Surgical options — At least two surgical procedures have been developed to treat dysmenorrhea. Both of these surgeries involve cutting or destroying the uterine nerves, which prevents the transmission of pain signals. However, no surgery has been shown to provide long-term relief of pain and surgery may be associated with complications. These may be related to regrowth of nerves or pain signals being transferred by alternate routes . As a result, surgical treatments for dysmenorrhea are not generally recommended.
IF THE INITIAL DYSMENORRHEA TREATMENT FAILS
The most effective treatments for dysmenorrhea include NSAIDs and/or hormonal birth control treatments. If one of these treatments does not sufficiently relieve pain within two to three months, another treatment may be offered. As an example, if a woman tries NSAIDs but does not improve or cannot tolerate the treatment, a hormonal birth control treatment may be recommended instead of or in addition to the NSAID (or vice versa).
If neither NSAIDs nor a hormonal birth control treatment adequately improve pain, the next step depends upon the woman's age, symptoms, and other medical conditions. The options include:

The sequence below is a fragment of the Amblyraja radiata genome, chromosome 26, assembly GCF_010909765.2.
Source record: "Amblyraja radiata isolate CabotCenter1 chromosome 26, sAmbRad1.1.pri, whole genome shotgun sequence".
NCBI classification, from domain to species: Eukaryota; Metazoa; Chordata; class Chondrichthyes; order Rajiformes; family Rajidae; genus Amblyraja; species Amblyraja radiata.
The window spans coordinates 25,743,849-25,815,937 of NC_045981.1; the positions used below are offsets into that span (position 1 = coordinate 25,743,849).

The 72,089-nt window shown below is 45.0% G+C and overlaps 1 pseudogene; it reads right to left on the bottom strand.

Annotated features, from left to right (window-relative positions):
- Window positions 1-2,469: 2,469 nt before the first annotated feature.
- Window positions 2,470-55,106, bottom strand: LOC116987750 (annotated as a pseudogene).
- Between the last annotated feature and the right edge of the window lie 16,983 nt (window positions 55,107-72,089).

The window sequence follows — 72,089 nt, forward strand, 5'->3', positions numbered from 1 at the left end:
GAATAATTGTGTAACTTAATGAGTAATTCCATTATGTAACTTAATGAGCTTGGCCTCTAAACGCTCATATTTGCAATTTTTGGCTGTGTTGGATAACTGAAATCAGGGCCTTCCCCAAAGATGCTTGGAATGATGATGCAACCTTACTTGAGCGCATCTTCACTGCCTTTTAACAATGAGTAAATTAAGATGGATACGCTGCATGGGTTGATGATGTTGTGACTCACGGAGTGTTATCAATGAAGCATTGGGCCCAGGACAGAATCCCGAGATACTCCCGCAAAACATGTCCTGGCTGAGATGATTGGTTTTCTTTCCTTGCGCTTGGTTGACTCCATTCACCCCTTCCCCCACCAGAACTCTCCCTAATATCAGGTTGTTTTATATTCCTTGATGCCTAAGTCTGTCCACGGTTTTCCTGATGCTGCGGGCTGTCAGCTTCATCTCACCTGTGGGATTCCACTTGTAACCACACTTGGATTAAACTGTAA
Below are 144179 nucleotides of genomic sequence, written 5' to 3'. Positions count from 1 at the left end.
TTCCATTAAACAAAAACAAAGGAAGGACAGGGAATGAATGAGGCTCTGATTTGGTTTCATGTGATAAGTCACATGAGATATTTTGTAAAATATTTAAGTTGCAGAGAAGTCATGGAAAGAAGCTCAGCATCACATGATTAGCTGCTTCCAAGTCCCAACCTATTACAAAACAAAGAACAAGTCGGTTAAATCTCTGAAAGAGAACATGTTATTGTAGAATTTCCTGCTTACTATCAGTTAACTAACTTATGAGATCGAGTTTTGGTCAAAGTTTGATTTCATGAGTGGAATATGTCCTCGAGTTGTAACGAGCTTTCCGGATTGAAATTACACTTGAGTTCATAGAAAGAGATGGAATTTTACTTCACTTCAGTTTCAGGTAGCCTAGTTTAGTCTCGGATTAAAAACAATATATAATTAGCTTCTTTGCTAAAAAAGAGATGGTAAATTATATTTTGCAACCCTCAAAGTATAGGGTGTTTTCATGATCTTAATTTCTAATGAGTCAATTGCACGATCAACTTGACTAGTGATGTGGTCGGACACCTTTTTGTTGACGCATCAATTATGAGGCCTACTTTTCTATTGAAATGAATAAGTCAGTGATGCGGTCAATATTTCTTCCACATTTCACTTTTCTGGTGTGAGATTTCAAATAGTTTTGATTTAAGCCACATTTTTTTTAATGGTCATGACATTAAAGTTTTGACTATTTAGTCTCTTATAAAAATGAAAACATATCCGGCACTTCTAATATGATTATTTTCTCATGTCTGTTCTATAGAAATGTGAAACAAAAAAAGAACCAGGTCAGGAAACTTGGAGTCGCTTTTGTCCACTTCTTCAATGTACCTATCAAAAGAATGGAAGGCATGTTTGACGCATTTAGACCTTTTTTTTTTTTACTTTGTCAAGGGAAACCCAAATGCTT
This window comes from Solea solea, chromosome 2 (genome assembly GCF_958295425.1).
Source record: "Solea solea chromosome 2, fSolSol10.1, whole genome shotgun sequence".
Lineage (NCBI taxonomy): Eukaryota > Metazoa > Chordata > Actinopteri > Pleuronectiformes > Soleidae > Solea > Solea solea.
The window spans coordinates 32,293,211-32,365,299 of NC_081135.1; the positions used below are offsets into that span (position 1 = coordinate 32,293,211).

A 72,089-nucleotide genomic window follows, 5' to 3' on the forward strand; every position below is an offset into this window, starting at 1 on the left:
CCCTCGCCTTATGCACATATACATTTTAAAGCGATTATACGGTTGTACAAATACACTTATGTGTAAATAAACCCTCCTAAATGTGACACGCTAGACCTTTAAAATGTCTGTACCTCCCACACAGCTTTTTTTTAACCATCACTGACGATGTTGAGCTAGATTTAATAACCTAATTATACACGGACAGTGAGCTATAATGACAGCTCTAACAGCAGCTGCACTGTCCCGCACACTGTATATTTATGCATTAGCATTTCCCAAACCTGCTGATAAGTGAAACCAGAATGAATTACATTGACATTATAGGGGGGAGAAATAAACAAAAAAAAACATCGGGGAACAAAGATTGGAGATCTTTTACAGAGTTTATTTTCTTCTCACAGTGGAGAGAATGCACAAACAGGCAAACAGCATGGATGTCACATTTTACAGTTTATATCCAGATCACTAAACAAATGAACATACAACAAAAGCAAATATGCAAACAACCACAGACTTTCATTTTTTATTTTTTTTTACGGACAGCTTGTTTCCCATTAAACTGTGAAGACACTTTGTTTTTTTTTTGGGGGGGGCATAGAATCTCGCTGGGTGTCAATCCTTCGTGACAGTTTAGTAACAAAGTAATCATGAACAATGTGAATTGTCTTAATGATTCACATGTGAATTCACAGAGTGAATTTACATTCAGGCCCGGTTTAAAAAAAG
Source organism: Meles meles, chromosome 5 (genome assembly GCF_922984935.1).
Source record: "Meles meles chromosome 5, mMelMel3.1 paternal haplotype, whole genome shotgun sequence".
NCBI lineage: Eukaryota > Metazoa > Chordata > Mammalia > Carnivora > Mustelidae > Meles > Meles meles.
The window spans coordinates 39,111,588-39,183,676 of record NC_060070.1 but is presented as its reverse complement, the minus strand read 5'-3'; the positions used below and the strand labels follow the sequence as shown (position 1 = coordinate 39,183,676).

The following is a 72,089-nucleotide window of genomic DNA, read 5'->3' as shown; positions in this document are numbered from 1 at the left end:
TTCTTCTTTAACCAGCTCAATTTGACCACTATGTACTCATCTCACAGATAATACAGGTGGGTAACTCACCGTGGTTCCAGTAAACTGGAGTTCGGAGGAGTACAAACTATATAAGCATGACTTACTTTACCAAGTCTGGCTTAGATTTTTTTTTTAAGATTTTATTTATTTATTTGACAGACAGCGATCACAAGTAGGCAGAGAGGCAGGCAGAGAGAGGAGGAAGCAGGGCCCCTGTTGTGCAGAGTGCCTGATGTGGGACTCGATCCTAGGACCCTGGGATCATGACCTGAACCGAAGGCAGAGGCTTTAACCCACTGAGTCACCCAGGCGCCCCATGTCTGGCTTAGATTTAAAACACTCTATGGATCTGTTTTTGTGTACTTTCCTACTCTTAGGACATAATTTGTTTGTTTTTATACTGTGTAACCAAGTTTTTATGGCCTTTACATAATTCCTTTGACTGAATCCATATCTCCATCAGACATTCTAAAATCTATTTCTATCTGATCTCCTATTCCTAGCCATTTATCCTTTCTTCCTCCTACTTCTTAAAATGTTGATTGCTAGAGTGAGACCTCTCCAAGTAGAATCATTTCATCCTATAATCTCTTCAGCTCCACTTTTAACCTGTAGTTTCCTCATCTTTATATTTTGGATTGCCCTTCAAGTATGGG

●Diagnostic laparoscopy may be recommended to determine if endometriosis, or another condition, could be causing the pain. Usually performed in an operating room under general anesthesia, laparoscopy is a minimally invasive surgery that uses small incisions and a thin telescope with a camera to determine if there are signs of endometriosis or other abnormalities on or near the uterus, ovaries, or other areas inside the pelvis.
●Assume the pain is caused by endometriosis and treat with a gonadotropin-releasing hormone (GnRH) agonist, such as nafarelin (Synarel) or leuprolide (Lupron). If dysmenorrhea improves within two to three months of starting treatment, it was probably caused by endometriosis.